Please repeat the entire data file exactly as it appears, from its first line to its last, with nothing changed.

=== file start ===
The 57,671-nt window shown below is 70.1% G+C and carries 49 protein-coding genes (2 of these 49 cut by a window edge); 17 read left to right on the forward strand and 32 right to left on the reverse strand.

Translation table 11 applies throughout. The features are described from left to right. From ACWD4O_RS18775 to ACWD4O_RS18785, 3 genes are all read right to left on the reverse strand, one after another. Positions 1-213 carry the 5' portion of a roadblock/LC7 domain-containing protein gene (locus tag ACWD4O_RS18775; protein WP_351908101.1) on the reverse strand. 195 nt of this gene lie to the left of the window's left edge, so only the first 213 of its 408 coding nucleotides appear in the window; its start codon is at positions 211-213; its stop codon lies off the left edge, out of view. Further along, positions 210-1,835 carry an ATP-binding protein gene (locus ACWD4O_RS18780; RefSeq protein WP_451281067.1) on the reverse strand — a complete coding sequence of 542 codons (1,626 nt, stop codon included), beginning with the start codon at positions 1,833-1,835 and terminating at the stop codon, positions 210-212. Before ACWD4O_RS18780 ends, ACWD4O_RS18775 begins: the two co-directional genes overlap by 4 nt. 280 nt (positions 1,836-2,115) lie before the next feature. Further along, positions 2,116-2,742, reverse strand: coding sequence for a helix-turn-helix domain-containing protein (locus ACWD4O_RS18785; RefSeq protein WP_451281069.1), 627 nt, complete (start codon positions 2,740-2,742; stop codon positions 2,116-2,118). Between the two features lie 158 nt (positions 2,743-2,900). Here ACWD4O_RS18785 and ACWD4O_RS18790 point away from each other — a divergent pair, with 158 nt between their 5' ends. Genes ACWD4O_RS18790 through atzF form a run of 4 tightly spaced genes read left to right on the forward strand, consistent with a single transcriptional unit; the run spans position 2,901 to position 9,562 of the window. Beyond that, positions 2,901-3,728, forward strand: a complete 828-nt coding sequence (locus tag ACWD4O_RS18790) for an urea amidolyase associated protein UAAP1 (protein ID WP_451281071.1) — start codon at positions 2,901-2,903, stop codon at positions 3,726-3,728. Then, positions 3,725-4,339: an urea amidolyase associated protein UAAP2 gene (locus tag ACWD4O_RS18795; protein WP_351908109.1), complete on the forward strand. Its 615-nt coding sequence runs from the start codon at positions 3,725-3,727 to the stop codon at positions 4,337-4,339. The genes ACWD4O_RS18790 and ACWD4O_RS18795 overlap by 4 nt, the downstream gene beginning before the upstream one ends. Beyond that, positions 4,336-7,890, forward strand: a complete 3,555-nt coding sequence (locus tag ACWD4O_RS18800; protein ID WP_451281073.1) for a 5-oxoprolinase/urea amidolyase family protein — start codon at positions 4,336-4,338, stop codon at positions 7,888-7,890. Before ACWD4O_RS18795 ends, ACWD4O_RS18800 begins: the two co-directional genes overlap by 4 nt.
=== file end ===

The 57,671-nt window shown below is 70.1% G+C and carries 49 protein-coding genes (2 of these 49 cut by a window edge); 17 read left to right on the forward strand and 32 right to left on the reverse strand.

Translation table 11 applies throughout. The features are described from left to right. From ACWD4O_RS18775 to ACWD4O_RS18785, 3 genes are all read right to left on the reverse strand, one after another. Positions 1-213 carry the 5' portion of a roadblock/LC7 domain-containing protein gene (locus tag ACWD4O_RS18775; protein WP_351908101.1) on the reverse strand. 195 nt of this gene lie to the left of the window's left edge, so only the first 213 of its 408 coding nucleotides appear in the window; its start codon is at positions 211-213; its stop codon lies off the left edge, out of view. Further along, positions 210-1,835 carry an ATP-binding protein gene (locus ACWD4O_RS18780; RefSeq protein WP_451281067.1) on the reverse strand — a complete coding sequence of 542 codons (1,626 nt, stop codon included), beginning with the start codon at positions 1,833-1,835 and terminating at the stop codon, positions 210-212. Before ACWD4O_RS18780 ends, ACWD4O_RS18775 begins: the two co-directional genes overlap by 4 nt. 280 nt (positions 1,836-2,115) lie before the next feature. Further along, positions 2,116-2,742, reverse strand: coding sequence for a helix-turn-helix domain-containing protein (locus ACWD4O_RS18785; RefSeq protein WP_451281069.1), 627 nt, complete (start codon positions 2,740-2,742; stop codon positions 2,116-2,118). Between the two features lie 158 nt (positions 2,743-2,900). Here ACWD4O_RS18785 and ACWD4O_RS18790 point away from each other — a divergent pair, with 158 nt between their 5' ends. Genes ACWD4O_RS18790 through atzF form a run of 4 tightly spaced genes read left to right on the forward strand, consistent with a single transcriptional unit; the run spans position 2,901 to position 9,562 of the window. Beyond that, positions 2,901-3,728, forward strand: a complete 828-nt coding sequence (locus tag ACWD4O_RS18790) for an urea amidolyase associated protein UAAP1 (protein ID WP_451281071.1) — start codon at positions 2,901-2,903, stop codon at positions 3,726-3,728. Then, positions 3,725-4,339: an urea amidolyase associated protein UAAP2 gene (locus tag ACWD4O_RS18795; protein WP_351908109.1), complete on the forward strand. Its 615-nt coding sequence runs from the start codon at positions 3,725-3,727 to the stop codon at positions 4,337-4,339. The genes ACWD4O_RS18790 and ACWD4O_RS18795 overlap by 4 nt, the downstream gene beginning before the upstream one ends. Beyond that, positions 4,336-7,890, forward strand: a complete 3,555-nt coding sequence (locus tag ACWD4O_RS18800; protein ID WP_451281073.1) for a 5-oxoprolinase/urea amidolyase family protein — start codon at positions 4,336-4,338, stop codon at positions 7,888-7,890. Before ACWD4O_RS18795 ends, ACWD4O_RS18800 begins: the two co-directional genes overlap by 4 nt.